1. The most important thing about buying a new bike is to make sure it fits. The only way you'll know if the bike is right for you is to size up the bike and make sure that the bike's geometry matches your body's geometry. Ask questions and do some research.
mtn. biking 101
2. If possible, try to find a shop that will let you demo the bike on real dirt. Five minutes in a parking lot won't cut it. You wouldn't buy a car without a real world test drive, and a bike should be no different.
3. Don't belive the hype. Just because your favorite rider or best friend rides a certain bike, that doesn't mean that's the best one for you. Have an open mind and be realistic about your needs and ability.
Results 1 to 14 of 14
  1. #1
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    Bike suggestions $4000 range

    Hi All,
    I have owned a mountain bike since my 1990 Trek Antelope 820 . That being said, It's always been a cross training activity for me, and If I rode 10 times a year I was lucky. However, in the last year mtbing unexpectedly became my activity of choice and I found myself riding 40+ miles a week. I'm riding a Kona Kahuna, and although I'm happy with the bike, If I put in more than 15 miles or so my back is screaming. I'm 45 years old and have put my back through the ringer skateboarding, surfing, rock and ice climbing and mountain biking. I'm in the market now for a FS bike with a budget of about $4000, I live in NE Connecticut so I think a XC FS setup would be fine, but I'm open to all suggestions.

  2. #2
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    Get 2. A fatbike and something fs in the 5-6" travel range so you have the right tool for year round riding in a variety of conditions and terrain.

  3. #3
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    Ibis Ripley or Intense Spider Comp. Trek Fuel Ex also.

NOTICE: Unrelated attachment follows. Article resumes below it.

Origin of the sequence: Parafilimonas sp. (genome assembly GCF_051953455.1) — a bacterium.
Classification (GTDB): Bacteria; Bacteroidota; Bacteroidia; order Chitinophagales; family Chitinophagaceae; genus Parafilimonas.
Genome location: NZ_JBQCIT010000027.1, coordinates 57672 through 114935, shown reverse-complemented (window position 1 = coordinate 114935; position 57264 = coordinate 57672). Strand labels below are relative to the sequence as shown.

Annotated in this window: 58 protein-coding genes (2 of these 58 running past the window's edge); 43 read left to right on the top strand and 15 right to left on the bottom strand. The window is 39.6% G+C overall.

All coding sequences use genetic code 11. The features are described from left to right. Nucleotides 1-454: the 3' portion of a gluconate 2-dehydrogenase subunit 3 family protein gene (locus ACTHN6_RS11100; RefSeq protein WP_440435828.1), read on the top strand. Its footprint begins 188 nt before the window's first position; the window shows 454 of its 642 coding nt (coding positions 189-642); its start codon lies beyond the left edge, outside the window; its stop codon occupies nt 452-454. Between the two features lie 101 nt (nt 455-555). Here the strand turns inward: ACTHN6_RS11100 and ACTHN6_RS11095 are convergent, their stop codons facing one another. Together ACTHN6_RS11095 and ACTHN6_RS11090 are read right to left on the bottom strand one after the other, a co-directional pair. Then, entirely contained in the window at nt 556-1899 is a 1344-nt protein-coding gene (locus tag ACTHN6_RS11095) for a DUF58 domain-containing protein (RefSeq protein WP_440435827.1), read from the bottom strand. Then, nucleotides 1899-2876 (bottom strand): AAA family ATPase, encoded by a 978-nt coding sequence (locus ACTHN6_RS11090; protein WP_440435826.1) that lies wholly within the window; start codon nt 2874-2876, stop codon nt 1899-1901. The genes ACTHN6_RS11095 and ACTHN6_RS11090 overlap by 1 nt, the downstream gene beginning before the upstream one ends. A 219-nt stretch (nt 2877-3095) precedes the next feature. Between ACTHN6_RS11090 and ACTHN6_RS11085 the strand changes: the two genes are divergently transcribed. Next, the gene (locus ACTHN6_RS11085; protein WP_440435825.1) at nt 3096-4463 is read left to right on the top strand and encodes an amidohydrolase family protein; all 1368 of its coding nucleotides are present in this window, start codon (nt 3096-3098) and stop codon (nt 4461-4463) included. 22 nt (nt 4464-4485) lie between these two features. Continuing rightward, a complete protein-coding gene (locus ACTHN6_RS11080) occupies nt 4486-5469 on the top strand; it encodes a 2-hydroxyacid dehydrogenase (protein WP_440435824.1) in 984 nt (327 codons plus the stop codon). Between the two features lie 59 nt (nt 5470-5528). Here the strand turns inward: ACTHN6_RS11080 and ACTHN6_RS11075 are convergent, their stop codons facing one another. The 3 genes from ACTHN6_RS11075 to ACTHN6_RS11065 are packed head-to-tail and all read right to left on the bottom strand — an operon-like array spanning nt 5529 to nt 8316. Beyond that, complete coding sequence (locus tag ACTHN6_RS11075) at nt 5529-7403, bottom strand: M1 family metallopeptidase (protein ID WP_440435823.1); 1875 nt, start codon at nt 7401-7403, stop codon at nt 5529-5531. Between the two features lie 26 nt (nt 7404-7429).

The Kahuna has a 7000 series aluminum frame that is very stiff.
    If you went with a carbon ht with great engineered damping, wide aluminum rims, high volume tires and a compliant seat post you would be looking at an option both light and much more comfortable than an aluminum hard tail. Same with a titanium hard tail. Both give you trail feel lost with a rear suspension.
    The Titus Fireline is a titanium frameset for 950. I like the Trek Superfly 9.6-- it has road bike damping and quick handling.

  4. #4
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    I'm one state north of you, about the same age w/ a similarly beaten back.
    Highly recommend a full suspension in the 'trail' category; something with a little more comfort factor through the rocks and roots than a typical XC race type ride would provide. Very little stuff around here where you'd be happier on a HT IMHO. In your price range, you've got a ton of choices. See if you can demo a Specialized Stumpy EVO from a shop around so you can get a good baseline feel for what a good bike in this category rides like - they're great all around bikes for NE trails, though 29" wheels can feel a bit sluggish in the technical stuff, depending on your riding style.